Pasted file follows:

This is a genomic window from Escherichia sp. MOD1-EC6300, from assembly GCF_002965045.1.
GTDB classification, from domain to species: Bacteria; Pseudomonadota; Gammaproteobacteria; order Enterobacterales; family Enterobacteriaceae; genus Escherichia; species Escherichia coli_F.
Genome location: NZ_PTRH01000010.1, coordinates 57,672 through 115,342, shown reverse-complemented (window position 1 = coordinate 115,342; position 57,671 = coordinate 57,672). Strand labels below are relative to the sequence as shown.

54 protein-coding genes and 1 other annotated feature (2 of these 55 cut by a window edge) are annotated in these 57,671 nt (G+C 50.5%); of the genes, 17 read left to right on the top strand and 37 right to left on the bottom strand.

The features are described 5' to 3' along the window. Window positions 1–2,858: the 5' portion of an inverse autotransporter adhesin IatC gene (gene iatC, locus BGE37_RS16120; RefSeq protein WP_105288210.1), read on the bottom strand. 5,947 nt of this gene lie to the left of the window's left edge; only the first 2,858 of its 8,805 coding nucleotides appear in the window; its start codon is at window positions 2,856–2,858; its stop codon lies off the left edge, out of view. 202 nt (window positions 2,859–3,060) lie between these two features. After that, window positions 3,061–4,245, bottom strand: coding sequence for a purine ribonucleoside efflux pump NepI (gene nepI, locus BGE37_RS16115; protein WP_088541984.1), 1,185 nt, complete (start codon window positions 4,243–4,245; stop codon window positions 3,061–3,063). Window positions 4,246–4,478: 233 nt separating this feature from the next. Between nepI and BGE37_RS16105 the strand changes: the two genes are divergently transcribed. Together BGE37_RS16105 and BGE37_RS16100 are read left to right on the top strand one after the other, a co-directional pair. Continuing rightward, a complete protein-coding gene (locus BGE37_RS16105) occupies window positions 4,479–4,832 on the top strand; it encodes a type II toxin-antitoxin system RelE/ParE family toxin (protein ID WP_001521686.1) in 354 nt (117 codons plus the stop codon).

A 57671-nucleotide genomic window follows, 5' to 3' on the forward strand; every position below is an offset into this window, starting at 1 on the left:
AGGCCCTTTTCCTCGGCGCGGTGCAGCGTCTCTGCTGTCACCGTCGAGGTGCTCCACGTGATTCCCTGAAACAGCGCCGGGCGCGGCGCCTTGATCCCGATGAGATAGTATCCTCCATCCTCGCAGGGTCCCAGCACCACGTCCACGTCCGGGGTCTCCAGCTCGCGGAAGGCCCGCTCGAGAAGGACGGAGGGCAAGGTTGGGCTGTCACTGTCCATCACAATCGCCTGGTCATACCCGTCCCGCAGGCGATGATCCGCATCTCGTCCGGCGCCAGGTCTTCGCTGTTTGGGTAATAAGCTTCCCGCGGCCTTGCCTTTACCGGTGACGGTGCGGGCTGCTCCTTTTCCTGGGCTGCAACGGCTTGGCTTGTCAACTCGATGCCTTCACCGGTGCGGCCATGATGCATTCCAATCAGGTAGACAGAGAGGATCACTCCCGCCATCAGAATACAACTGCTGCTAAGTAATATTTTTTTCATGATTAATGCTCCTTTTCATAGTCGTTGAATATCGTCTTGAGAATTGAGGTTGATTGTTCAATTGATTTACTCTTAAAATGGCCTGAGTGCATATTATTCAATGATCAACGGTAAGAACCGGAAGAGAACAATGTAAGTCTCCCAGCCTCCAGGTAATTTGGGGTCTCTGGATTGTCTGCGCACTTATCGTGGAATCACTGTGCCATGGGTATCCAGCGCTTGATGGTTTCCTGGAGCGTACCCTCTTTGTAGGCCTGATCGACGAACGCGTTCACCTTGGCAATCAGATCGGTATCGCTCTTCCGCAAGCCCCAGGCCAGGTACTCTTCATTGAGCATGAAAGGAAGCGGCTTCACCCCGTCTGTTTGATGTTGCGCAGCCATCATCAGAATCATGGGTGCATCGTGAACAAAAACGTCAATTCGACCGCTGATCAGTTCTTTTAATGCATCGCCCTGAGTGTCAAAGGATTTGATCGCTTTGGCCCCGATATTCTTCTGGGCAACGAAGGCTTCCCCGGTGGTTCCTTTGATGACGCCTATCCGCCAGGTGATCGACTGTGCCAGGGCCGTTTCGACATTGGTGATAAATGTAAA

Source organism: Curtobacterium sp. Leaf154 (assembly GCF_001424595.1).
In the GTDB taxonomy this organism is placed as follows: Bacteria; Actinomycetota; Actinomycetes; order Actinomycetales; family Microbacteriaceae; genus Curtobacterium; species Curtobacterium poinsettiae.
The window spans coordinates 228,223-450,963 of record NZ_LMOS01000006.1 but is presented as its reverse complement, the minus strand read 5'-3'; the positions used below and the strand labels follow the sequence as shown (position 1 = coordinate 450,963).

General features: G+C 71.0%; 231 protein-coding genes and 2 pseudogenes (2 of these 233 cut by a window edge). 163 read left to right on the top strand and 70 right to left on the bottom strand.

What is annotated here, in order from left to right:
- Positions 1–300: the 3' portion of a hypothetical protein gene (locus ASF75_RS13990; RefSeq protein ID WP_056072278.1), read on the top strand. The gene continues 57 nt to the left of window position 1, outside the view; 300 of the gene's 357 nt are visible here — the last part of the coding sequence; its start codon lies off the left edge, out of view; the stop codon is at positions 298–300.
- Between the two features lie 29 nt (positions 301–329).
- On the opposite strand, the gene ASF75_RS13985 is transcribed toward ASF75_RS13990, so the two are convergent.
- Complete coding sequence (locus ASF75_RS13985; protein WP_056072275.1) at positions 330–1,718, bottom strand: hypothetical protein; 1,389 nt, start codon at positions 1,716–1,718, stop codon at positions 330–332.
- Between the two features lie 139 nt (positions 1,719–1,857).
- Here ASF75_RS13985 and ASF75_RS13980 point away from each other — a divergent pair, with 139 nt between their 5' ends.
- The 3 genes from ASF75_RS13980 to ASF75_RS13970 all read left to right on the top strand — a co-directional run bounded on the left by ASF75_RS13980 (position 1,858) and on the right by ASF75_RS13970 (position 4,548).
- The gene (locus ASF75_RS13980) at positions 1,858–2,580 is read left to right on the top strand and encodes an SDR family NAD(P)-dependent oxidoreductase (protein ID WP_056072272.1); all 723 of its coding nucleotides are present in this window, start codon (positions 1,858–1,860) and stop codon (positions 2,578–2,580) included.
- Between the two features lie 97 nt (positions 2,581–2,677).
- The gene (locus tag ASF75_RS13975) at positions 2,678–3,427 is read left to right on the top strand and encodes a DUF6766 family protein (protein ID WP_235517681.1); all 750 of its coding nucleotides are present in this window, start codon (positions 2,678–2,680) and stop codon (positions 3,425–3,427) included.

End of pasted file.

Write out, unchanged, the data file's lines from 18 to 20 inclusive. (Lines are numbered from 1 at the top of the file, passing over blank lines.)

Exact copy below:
- Here ASF75_RS13985 and ASF75_RS13980 point away from each other — a divergent pair, with 139 nt between their 5' ends.
- The 3 genes from ASF75_RS13980 to ASF75_RS13970 all read left to right on the top strand — a co-directional run bounded on the left by ASF75_RS13980 (position 1,858) and on the right by ASF75_RS13970 (position 4,548).
- The gene (locus ASF75_RS13980) at positions 1,858–2,580 is read left to right on the top strand and encodes an SDR family NAD(P)-dependent oxidoreductase (protein ID WP_056072272.1); all 723 of its coding nucleotides are present in this window, start codon (positions 1,858–1,860) and stop codon (positions 2,578–2,580) included.